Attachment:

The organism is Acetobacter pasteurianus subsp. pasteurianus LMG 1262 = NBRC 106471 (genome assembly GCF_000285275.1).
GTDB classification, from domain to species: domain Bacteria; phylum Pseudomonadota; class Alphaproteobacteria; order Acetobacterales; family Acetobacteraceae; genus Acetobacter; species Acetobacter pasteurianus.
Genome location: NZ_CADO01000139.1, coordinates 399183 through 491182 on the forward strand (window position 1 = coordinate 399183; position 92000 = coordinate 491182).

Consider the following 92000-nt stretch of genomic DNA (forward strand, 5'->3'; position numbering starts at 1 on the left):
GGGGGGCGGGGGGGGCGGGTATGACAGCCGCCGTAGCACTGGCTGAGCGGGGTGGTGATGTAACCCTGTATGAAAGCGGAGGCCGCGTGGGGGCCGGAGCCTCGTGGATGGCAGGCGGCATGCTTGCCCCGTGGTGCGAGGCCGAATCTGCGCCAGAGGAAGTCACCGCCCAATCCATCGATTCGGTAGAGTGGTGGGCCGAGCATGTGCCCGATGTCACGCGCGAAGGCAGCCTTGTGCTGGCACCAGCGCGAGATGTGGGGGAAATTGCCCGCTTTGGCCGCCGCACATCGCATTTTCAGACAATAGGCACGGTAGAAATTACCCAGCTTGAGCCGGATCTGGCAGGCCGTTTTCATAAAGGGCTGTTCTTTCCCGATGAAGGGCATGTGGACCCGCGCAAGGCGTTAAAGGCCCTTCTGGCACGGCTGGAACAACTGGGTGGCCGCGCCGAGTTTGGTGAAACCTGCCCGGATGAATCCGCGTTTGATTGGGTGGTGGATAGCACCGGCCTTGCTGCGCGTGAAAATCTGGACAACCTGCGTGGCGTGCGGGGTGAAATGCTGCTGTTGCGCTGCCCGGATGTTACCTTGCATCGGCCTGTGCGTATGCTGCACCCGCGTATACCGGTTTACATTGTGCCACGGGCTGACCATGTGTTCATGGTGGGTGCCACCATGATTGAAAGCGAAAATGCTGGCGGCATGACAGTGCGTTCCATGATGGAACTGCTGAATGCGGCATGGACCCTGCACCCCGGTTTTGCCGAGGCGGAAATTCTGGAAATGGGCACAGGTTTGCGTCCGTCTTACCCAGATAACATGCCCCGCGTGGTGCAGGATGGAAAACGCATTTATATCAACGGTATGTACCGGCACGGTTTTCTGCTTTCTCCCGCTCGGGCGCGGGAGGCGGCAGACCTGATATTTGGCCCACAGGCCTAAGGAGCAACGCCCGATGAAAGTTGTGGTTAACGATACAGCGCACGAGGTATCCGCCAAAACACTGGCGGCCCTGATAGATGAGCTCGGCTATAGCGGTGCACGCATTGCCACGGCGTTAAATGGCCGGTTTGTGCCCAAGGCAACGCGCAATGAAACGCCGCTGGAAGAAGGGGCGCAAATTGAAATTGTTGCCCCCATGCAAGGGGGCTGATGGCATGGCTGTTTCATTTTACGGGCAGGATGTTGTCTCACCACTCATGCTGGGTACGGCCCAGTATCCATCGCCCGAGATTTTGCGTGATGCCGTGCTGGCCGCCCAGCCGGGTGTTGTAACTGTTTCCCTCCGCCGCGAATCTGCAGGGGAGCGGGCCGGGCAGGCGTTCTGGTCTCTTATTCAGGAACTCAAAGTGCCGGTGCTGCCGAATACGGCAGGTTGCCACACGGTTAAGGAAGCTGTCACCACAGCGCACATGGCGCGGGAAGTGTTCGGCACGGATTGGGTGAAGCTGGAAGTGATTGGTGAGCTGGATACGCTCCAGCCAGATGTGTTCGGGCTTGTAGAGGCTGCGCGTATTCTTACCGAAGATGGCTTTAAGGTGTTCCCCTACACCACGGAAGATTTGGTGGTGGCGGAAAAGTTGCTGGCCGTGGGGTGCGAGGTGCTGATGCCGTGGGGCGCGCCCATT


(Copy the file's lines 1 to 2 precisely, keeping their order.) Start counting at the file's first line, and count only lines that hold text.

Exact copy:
The organism is Acetobacter pasteurianus subsp. pasteurianus LMG 1262 = NBRC 106471 (genome assembly GCF_000285275.1).
GTDB classification, from domain to species: domain Bacteria; phylum Pseudomonadota; class Alphaproteobacteria; order Acetobacterales; family Acetobacteraceae; genus Acetobacter; species Acetobacter pasteurianus.